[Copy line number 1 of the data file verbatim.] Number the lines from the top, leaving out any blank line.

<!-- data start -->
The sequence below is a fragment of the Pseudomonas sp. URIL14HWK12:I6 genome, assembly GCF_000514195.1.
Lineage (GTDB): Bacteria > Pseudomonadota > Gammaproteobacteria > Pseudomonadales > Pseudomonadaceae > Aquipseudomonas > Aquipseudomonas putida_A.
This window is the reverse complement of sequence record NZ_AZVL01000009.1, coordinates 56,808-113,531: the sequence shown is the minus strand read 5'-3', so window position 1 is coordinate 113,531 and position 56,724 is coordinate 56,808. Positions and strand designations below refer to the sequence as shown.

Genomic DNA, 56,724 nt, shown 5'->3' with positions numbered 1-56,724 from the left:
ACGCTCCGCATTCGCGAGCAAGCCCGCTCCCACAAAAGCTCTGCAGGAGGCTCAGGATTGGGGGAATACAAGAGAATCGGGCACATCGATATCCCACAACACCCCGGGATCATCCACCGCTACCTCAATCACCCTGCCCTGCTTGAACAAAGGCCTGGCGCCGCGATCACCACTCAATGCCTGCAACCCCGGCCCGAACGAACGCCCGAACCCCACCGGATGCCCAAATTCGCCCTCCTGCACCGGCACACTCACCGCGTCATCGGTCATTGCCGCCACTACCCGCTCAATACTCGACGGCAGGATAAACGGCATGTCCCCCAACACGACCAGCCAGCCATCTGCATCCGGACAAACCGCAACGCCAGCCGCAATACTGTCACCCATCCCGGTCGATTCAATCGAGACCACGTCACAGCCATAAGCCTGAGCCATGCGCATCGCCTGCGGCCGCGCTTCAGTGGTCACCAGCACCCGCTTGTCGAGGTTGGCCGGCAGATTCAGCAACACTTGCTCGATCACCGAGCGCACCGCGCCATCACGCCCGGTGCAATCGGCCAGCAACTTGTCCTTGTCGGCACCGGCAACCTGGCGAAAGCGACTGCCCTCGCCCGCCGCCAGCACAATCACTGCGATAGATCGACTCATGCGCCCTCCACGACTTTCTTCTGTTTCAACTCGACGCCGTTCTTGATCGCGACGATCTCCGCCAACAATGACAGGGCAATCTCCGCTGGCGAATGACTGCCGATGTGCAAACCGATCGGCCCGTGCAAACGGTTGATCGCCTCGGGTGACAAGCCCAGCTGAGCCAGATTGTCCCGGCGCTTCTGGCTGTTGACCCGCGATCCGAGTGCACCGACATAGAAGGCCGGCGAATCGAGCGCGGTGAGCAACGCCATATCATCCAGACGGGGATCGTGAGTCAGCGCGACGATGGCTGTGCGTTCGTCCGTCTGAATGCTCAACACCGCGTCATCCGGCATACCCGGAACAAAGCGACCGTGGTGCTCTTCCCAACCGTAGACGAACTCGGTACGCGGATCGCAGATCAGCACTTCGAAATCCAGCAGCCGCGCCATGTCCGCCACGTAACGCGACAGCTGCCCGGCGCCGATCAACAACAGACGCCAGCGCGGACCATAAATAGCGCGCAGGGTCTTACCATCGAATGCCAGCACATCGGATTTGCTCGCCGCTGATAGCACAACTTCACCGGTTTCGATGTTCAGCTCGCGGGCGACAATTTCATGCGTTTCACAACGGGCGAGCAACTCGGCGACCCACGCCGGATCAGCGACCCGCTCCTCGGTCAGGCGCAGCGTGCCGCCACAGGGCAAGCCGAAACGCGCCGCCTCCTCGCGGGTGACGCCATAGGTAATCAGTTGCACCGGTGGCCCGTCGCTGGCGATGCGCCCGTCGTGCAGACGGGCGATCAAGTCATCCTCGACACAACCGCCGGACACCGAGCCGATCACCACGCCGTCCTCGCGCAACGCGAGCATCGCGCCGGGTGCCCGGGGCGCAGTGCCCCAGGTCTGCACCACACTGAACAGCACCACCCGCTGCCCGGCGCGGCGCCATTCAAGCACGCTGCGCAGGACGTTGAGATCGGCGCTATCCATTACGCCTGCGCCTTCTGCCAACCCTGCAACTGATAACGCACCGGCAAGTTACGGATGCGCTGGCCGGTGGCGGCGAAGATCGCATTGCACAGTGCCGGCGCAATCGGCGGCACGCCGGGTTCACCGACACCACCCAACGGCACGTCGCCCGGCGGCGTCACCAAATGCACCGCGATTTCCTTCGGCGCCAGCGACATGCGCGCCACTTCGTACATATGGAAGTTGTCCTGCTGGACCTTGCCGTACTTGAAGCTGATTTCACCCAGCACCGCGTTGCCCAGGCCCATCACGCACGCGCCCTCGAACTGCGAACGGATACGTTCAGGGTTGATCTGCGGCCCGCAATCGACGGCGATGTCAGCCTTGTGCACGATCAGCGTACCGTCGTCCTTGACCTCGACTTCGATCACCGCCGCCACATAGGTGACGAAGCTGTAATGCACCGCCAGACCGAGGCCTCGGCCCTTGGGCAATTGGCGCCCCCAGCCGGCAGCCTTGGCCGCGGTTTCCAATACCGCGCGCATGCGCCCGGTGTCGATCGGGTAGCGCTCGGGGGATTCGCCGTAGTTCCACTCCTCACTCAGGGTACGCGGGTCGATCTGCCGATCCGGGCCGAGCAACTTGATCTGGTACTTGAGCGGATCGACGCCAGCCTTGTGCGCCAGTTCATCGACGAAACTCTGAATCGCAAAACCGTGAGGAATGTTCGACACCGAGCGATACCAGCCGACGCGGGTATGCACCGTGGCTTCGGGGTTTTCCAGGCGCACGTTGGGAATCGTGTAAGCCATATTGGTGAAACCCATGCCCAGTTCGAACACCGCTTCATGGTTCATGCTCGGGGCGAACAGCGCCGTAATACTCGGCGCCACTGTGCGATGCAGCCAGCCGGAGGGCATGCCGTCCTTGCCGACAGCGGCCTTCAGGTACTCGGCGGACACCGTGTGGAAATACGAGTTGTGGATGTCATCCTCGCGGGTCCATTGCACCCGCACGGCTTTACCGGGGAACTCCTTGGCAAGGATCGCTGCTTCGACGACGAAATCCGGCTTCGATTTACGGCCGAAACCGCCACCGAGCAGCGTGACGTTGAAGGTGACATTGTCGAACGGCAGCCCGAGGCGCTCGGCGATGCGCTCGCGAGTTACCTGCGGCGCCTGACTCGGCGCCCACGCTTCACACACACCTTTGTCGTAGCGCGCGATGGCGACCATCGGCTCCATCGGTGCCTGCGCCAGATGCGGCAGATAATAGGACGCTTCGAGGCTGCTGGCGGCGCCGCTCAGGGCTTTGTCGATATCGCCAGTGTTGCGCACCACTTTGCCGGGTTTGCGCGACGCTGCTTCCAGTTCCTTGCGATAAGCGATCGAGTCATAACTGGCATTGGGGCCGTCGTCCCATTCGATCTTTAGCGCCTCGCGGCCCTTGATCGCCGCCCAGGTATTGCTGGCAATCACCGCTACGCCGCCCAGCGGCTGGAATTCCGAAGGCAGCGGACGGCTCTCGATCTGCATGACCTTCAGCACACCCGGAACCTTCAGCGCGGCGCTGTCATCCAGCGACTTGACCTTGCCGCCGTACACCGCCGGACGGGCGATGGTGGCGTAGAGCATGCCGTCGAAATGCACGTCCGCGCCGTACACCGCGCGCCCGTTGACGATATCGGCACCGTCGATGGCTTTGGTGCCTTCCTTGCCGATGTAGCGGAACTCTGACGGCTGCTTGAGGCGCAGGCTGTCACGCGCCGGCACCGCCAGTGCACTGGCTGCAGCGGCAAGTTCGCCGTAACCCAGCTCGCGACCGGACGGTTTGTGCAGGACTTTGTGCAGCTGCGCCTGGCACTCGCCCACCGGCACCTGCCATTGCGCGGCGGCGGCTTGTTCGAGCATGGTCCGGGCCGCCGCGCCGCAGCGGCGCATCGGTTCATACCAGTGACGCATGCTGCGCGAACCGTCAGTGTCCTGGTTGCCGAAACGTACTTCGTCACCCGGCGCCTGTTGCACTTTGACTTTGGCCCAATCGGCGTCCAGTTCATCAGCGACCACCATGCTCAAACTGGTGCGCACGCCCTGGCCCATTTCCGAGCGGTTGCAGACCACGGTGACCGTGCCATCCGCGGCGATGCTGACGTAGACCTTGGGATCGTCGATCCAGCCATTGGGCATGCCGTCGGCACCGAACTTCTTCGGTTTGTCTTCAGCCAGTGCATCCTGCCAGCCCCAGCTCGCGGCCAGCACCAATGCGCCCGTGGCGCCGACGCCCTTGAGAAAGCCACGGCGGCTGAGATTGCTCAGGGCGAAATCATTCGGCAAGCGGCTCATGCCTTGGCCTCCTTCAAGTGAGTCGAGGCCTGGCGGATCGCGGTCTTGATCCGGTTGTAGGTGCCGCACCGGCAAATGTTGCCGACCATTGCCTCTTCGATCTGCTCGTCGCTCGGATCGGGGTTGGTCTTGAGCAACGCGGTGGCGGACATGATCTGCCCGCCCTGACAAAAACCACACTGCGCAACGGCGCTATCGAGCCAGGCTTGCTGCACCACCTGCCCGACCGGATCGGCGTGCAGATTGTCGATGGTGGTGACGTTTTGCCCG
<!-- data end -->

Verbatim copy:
The sequence below is a fragment of the Pseudomonas sp. URIL14HWK12:I6 genome, assembly GCF_000514195.1.